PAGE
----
If you were to peek into my refrigerator any day of the week, any season of the year, you will surely find a jar of pickled red onions. This bright, jewel-toned condiment offers a zesty tang to countless dishes and adds a lovely splash of color, as well. It takes about 10 minutes to assemble and lasts for weeks in the refrigerator. What more can you want from a pickle?
There are countless uses for pickled onions. Tuck them into sandwiches, especially those with rich meats such as pulled pork; use them as a condiment to top tacos, bean dishes and rich mayo-based salads such as potato or egg salad; toss them into lettuce salads, grain salads and salads with sturdy greens such as kale. Their bright pink color, crunchy texture and piquant flavor will perk up almost any dish. They’re also perfect for serving with sandwich and salad buffets at parties.
I like to cut my onions into rings because I find the tangled loops are easier to scoop from the jar and I like the way they look. If you prefer, you can also cut the onions into half moons. They can be sliced paper thin or into rather thick, ½-inch slices, but I like to split the difference and slice them slightly thinner than ¼-inch thick.
I only use red onions for my picked onions, but yellow or white onions can be used as well. Of course, you won’t get that lovely bright pink color, but if that’s not a factor, then give it a try. Be sure to use a firm onion that is free of soft spots and blemishes.
I usually use a pale-colored vinegar such as rice vinegar or white wine vinegar. If I happen to be out, apple cider vinegar will do. Do not use the industrial white vinegar that comes in large gallon containers, as it is too harsh-tasting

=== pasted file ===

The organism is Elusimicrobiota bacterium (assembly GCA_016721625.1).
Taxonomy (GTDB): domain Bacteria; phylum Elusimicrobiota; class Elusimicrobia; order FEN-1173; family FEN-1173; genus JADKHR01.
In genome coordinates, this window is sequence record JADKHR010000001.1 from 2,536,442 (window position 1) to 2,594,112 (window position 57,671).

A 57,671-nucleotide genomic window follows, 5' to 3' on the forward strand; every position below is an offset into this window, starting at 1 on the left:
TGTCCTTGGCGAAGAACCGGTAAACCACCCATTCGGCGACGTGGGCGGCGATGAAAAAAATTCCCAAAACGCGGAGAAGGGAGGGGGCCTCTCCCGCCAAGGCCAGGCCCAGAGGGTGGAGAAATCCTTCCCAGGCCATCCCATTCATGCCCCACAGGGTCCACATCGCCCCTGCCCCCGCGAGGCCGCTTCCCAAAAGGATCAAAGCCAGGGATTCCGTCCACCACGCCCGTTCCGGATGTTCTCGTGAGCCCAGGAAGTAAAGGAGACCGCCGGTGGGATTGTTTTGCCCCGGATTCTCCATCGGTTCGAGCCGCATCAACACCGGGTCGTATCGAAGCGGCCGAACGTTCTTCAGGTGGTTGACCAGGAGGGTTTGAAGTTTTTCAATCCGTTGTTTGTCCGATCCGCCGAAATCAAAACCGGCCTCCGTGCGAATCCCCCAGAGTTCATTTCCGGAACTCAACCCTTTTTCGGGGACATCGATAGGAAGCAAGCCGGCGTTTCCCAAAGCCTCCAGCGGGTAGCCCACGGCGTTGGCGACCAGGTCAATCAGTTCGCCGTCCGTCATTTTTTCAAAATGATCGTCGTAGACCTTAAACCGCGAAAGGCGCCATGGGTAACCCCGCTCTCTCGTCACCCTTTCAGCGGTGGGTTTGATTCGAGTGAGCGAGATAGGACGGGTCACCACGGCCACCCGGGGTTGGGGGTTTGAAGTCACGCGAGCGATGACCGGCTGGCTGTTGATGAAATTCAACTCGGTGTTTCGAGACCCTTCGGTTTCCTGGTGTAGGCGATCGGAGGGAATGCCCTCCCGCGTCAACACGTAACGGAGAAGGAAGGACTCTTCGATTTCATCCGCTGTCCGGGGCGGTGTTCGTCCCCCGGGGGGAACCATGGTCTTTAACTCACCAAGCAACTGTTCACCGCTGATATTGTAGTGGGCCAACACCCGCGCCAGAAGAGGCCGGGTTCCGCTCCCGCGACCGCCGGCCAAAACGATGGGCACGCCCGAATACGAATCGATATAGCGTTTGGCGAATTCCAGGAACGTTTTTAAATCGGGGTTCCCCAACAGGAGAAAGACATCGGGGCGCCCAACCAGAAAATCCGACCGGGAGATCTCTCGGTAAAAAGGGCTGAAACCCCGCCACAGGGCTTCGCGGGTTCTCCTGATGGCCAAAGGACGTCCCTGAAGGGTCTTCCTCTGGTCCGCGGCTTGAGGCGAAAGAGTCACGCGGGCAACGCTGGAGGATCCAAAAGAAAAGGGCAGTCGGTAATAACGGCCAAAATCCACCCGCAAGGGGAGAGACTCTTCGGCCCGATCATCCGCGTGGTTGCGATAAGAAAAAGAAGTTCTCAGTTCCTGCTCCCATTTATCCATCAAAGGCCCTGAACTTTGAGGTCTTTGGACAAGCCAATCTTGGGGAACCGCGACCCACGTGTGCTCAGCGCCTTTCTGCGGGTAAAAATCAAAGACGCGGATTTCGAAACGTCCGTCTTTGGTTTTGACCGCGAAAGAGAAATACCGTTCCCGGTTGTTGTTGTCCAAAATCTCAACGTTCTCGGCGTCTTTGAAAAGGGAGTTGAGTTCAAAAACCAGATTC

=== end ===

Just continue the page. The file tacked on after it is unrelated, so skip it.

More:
The sugar provides a nice balance to the salty vinegar brine, but you can leave it out if you are avoiding sugar. Honey or another sugar substitute might work, but start with less just be safe.
Extra flavor or not
At their most basic, pickled red onions are simply sliced onions that have been covered in a mixture of vinegar, salt and sugar, and allowed to marinate. It’s a lot of fun to add additional spices and to customize the mixture to match your dish. In the recipe below, I used my favorite mixture of flavorings, which includes fresh garlic and a chile for added oomph. You can leave them out or add selections such as a bay leaf, herbs like rosemary or oregano, an orange peel or cloves. Asian spices such as star anise, cinnamon, Szechuan pepper and fresh ginger would also be a nice garnish for a rice-based stir-fry or other Asian dish.
Over time, the onions will eventually turn a uniform shade of vivid pink. Be sure to store your pickled onions in a glass or ceramic container. Most metals will react with the vinegar and plastic will absorb the flavors. I like to use a pretty canning jar so I can just grab the onions from the refrigerator and plunk them on the table with no fuss.